This is a presentation of the utilitarian approach to punishment. It is meant for students. The first section discusses Bentham's psychological hedonism. The second briefly criticizes it. The third section explains abstractly how utilitarianism would determine of the right amount of punishment. The fourth section applies the theory to some cases, and brings out how utilitarianism could favor punishments more or less severe than the lex talionis.
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  19. Less Evidence, Better Knowledge.Kenneth M. Ehrenberg - 2015 - McGill Law Journal 60 (2):173-214.
    In his 1827 work Rationale of Judicial Evidence, Jeremy Bentham famously argued against exclusionary rules such as hearsay, preferring a policy of “universal admissibility” unless the declarant is easily available. Bentham’s claim that all relevant evidence should be considered with appropriate instructions to fact finders has been particularly influential among judges, culminating in the “principled approach” to hearsay in Canada articulated in R. v. Khelawon. Furthermore, many scholars attack Bentham’s argument only for ignoring the realities of juror (...)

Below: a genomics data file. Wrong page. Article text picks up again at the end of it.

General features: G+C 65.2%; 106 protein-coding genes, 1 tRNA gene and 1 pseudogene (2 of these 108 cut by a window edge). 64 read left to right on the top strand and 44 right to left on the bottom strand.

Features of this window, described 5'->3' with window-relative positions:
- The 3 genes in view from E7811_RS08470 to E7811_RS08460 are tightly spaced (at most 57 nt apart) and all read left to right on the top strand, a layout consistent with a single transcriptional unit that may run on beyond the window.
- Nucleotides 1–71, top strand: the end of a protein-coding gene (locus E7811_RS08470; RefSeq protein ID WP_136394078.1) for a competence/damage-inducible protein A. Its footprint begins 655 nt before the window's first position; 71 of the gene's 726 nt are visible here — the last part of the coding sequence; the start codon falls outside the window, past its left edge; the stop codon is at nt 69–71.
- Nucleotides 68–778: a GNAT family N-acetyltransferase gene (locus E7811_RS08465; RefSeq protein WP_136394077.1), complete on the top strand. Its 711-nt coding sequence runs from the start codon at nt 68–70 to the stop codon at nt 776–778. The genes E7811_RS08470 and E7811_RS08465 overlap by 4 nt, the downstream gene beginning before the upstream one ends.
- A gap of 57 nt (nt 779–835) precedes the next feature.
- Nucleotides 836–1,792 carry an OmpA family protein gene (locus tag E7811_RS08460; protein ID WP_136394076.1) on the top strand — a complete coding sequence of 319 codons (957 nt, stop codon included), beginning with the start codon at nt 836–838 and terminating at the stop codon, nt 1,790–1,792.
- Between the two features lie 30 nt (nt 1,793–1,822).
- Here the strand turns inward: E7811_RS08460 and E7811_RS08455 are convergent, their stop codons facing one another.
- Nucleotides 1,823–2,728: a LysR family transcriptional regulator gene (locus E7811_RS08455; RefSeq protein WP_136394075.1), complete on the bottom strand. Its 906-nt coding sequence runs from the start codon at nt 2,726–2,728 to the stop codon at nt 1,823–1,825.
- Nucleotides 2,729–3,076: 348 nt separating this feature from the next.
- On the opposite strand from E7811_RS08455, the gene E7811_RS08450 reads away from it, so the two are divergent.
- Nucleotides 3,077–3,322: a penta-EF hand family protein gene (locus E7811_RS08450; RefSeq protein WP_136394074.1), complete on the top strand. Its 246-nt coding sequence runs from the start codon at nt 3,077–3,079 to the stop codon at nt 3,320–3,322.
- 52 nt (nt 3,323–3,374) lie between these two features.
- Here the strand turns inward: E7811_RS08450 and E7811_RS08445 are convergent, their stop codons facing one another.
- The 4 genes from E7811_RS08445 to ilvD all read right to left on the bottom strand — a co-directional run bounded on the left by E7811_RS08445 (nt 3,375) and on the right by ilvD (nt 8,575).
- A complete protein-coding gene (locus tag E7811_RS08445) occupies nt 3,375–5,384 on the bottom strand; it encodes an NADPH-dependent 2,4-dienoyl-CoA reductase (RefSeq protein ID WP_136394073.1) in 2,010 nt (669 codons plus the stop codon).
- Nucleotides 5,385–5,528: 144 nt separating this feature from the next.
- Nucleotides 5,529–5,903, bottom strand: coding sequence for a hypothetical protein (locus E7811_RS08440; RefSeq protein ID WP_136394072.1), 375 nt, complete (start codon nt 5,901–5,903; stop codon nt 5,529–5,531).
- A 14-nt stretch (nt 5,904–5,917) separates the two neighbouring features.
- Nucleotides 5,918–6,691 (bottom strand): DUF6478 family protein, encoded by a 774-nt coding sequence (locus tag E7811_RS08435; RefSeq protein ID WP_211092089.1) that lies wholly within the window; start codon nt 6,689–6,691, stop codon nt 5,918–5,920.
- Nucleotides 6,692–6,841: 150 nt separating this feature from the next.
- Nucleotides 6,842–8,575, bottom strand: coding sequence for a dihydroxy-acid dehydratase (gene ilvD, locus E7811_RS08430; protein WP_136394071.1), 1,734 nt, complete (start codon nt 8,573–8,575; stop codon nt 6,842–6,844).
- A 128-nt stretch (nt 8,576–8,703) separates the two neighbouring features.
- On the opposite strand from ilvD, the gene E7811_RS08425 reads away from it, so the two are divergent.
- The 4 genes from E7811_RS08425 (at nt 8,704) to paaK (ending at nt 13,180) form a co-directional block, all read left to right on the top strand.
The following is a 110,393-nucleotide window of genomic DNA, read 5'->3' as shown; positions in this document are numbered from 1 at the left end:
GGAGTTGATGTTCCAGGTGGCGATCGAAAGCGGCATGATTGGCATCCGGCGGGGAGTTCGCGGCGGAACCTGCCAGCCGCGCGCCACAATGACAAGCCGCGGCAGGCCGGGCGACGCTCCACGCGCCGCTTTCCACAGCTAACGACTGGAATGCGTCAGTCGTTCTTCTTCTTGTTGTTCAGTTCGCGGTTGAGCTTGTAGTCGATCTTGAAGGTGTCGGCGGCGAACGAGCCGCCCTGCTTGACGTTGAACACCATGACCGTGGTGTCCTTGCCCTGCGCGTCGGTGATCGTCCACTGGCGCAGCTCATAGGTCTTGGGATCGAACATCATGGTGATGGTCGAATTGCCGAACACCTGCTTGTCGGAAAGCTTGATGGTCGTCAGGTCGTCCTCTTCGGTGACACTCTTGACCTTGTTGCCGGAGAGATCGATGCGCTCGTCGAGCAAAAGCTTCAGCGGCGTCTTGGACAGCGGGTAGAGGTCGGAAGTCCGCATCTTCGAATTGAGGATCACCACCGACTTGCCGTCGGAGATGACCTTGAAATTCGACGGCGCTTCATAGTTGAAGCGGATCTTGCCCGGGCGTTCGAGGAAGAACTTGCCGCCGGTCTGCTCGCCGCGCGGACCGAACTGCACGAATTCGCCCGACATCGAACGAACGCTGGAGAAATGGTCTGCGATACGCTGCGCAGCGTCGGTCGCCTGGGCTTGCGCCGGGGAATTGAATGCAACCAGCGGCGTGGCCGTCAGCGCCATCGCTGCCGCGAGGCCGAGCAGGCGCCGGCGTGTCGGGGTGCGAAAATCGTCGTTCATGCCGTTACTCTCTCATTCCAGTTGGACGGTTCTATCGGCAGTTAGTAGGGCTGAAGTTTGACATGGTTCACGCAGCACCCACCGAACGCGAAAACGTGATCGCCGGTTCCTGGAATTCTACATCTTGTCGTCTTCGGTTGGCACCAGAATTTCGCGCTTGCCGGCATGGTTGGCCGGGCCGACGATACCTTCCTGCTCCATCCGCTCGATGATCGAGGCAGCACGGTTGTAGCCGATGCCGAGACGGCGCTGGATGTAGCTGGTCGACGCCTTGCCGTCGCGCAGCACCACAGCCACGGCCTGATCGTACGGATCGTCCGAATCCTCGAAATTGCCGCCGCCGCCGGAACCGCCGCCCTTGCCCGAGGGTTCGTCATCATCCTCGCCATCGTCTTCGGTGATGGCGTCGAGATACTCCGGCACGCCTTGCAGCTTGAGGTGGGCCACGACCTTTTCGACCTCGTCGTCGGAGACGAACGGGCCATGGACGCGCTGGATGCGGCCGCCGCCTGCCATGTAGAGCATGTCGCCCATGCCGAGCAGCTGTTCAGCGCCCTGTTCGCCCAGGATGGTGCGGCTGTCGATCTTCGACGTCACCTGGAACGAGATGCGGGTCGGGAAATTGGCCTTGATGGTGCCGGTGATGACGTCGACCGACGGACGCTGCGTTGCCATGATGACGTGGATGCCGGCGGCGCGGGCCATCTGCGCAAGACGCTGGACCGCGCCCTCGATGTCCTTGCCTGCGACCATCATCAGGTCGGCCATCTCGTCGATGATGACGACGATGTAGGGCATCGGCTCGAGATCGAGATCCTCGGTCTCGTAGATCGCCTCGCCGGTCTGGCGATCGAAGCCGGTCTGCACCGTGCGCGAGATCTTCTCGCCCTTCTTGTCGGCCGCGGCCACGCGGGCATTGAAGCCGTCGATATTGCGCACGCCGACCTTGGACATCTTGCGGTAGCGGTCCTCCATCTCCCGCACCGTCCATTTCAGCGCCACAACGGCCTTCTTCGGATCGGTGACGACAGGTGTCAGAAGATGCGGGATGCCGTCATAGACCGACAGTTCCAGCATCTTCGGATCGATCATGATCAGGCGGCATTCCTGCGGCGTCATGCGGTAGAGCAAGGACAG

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  20. A Spatial Approach to Mereology.Ned Markosian - 2014 - In Shieva Keinschmidt (ed.), Mereology and Location. Oxford University Press.